On August 7, 2021, the Blues won, in Tokyo, the first Olympic title in their history against Russia. A coronation followed by a new victory for the teammates of Earvin Ngapeth, last summer, in the League of Nations against the United States. Never had the France team, whose record remained blank for sixty-nine years, from its first official match in 1946 until its first title in 2015, appeared so strong.
Uninhibited, the Blues will aim for a new title at the Paris Olympics. A performance that only the USSR (in 1964 and 1968) and the United States (in 1984 and 1988) have achieved so far. “This golden generation is quite capable of achieving this feat”, says Éric Tanguy, president of the French Volleyball Federation (FFVB).
Spectacular progress of the women’s volleyball team
During this time, the French women’s team began a spectacular progression, going from 55e place, in 2015, at the 20e place today in the international ranking. After reaching the quarter-finals of the 2021 European Championship in Serbia, the team coached by Belgian Émile Rousseaux won its first major title in 2022, in the European League of Nations.
These performances did not go unnoticed in the major European teams. Imitating Christina Bauer, who for a long time was the only Frenchwoman to play abroad, Héléna Cazaute, the captain of Les Bleues, Lucille Gicquel or Amandha Sylves recently exported their talent to the – very tough – Italian championship.
The successes of the national selections gave a serious boost to the clubs, which recorded a “real boom in licensees, around 40%”, observes Yves Bouget, the president of the National Volleyball League (LNV). But this influx caught the leaders off guard: “We suffer, like all indoor sports, from a very worrying shortage of equipment for the future and the absence of an infrastructure construction plan since the end of the 1960s”, denounces Yves Bouget.
The creation of new teams is hampered by the lack of gymnasiums, while the most coveted formations resign themselves to limiting their number of licensees. “Our structures have been saturated for a long time. We were already refusing people before the gold medal at the Olympics”, assures Gilles Gosselin, manager of the Saint-Nazaire club. The ambitious promoted from Ligue A, who will reopen a training center next season, discusses with the municipality“which is sensitive to this problem, but which must also carry out other projects, in particular finding land to build housing”.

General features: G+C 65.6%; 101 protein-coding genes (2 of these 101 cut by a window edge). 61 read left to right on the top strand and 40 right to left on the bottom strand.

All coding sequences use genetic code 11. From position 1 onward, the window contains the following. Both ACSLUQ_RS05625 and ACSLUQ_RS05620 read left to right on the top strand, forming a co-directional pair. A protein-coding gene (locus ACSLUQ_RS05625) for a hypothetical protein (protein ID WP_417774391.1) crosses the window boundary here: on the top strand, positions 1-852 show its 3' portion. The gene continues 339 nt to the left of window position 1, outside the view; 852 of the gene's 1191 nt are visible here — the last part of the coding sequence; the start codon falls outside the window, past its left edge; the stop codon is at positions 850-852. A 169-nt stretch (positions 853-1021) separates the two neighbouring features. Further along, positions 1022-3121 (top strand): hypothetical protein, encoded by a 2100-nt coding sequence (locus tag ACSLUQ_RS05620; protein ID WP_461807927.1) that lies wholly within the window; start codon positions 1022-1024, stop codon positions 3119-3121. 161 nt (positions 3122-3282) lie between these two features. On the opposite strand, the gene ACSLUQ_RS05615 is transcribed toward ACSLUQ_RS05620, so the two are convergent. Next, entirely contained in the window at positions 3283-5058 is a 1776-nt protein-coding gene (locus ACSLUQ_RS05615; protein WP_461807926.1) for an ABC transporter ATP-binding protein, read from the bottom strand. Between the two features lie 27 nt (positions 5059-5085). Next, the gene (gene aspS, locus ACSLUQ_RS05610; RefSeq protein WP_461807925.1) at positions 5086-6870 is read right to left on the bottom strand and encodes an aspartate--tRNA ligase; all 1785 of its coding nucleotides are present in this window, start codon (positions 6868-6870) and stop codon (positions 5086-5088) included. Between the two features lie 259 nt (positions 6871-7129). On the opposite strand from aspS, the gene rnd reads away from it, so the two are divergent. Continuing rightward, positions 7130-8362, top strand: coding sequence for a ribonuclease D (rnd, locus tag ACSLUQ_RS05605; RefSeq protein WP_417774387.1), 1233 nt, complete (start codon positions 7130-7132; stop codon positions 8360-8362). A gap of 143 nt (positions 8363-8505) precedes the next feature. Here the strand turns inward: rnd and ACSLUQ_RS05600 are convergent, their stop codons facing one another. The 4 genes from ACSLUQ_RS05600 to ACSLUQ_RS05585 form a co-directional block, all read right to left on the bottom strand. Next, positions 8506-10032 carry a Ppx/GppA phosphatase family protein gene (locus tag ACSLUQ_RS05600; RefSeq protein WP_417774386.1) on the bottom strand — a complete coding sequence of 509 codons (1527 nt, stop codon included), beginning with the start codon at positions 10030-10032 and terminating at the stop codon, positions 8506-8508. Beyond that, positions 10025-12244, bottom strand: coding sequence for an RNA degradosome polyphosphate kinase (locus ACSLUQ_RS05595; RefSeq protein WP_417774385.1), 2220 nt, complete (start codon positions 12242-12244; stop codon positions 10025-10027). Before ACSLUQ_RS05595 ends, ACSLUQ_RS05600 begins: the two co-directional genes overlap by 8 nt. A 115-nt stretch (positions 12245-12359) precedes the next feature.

An ever-increasing crowd during elite matches
This renewed attractiveness is also reflected in the level of crowds in the stands, during elite matches. Tours Volley-Ball (TVB) had 175,000 spectators last season, while Saint-Nazaire is cultivating a historic local enthusiasm for volleyball: “Since we have returned to the elite, our Sports Palace has been constantly full, rejoices Gilles Gosselin. This fervor is not new. When we were relegated in 3e division, we already had an attendance higher than the average for League A clubs.
Yves Bouget regrets that this dynamic has been hit hard by the health crisis. “It delayed the work we were doing on our business model, which is to make volleyball a spectator sport. » The former president of TVB, elected head of the LNV in December 2020, is working to find new outlets for professional clubs, whose budgets remain much lower than those of basketball and handball.